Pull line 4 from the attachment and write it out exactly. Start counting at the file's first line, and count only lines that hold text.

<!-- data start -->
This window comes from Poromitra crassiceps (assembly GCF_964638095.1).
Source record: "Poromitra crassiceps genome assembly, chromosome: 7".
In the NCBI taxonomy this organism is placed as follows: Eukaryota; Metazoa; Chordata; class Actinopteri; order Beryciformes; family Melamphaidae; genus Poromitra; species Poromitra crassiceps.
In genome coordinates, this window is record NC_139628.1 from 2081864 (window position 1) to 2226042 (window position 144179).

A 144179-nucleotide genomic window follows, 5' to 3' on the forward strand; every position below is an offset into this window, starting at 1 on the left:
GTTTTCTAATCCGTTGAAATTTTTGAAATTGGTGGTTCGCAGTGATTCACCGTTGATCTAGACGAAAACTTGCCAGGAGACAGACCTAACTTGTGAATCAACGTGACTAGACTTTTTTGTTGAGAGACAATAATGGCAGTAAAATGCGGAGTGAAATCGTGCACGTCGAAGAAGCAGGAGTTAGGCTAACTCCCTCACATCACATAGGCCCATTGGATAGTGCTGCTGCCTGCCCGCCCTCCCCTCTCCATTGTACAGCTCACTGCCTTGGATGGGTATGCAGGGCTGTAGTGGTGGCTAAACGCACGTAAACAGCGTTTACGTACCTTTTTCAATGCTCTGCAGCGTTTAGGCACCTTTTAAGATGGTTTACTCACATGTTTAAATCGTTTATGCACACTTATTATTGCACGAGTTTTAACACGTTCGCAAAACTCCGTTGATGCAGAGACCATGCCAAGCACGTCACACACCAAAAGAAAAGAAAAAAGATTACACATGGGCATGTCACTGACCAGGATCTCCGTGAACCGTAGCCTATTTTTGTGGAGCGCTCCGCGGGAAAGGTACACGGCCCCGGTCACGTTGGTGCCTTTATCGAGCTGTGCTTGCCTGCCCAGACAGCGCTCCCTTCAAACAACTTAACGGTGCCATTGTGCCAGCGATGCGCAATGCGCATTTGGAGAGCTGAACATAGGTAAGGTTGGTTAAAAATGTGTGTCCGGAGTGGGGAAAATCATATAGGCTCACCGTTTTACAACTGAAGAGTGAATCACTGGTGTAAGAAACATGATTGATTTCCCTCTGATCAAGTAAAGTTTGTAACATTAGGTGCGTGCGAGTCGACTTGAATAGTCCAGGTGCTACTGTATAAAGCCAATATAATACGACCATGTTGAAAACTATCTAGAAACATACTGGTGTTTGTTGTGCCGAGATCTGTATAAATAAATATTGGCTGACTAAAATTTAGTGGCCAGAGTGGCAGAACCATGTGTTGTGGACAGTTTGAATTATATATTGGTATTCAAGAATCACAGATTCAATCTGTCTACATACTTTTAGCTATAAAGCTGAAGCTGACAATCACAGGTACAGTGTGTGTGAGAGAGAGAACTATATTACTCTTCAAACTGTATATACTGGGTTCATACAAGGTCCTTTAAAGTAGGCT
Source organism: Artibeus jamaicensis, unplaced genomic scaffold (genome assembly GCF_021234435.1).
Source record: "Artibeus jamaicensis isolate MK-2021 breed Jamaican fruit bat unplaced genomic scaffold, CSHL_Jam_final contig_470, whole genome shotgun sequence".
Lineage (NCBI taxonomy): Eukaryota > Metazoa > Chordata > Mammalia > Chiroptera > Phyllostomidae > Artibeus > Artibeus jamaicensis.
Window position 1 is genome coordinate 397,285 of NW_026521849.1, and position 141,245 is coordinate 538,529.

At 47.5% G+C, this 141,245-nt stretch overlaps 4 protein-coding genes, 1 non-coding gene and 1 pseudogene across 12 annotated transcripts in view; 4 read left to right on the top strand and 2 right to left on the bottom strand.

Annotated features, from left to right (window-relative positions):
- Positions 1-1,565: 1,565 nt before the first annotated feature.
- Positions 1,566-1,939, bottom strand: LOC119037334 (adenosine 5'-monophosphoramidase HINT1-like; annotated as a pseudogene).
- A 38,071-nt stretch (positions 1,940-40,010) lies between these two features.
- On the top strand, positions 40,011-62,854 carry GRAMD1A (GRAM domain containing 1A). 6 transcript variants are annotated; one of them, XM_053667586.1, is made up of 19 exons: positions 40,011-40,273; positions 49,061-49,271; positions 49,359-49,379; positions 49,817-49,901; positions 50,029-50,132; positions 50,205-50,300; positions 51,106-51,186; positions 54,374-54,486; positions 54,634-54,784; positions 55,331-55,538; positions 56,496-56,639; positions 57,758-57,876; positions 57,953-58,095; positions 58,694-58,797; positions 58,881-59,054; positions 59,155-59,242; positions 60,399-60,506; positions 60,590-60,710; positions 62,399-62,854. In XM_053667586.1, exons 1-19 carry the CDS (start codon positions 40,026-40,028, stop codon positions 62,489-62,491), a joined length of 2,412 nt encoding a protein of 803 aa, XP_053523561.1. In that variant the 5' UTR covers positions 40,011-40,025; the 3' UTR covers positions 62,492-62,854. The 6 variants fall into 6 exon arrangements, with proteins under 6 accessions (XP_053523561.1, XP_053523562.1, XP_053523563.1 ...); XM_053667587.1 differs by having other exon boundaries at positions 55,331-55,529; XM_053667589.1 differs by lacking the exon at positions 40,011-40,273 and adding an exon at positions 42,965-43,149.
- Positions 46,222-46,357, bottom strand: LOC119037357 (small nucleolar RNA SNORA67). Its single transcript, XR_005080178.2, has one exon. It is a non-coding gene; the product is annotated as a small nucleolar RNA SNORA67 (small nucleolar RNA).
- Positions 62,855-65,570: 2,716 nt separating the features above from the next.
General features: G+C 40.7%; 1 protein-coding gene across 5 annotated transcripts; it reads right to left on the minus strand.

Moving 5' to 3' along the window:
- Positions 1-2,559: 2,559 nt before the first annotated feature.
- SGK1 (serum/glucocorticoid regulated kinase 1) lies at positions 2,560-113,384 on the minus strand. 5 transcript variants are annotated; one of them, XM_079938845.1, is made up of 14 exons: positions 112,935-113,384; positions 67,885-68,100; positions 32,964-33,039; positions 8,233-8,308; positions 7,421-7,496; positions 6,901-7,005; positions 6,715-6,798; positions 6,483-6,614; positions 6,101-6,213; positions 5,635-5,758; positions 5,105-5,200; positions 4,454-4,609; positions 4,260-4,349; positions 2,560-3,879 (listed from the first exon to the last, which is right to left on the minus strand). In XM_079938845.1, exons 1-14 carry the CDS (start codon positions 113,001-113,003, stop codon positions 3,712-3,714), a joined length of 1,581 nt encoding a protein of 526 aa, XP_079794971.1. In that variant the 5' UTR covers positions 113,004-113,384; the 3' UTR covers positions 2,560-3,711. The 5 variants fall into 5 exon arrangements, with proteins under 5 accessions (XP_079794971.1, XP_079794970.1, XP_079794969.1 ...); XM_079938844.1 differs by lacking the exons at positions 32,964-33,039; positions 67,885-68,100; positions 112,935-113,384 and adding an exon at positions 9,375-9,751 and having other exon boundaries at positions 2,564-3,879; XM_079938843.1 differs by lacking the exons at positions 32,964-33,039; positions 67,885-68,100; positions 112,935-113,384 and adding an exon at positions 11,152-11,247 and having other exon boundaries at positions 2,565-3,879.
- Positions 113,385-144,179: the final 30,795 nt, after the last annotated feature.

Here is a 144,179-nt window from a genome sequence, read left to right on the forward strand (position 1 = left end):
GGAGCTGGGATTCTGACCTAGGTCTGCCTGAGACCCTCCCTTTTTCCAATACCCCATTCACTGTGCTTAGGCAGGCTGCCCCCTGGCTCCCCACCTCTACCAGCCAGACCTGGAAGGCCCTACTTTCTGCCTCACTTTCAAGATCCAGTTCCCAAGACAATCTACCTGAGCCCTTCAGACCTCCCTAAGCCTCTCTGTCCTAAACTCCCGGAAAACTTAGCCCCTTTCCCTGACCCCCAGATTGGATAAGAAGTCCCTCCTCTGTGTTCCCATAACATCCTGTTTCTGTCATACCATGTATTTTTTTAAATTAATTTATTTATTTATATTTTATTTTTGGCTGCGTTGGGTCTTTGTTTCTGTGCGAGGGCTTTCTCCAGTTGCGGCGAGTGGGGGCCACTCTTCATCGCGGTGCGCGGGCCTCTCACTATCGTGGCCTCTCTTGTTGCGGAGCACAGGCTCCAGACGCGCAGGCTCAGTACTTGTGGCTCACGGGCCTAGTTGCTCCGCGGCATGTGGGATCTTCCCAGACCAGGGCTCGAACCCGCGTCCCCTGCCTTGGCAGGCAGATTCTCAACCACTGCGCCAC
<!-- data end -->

In genome coordinates, this window is record NC_139628.1 from 2081864 (window position 1) to 2226042 (window position 144179).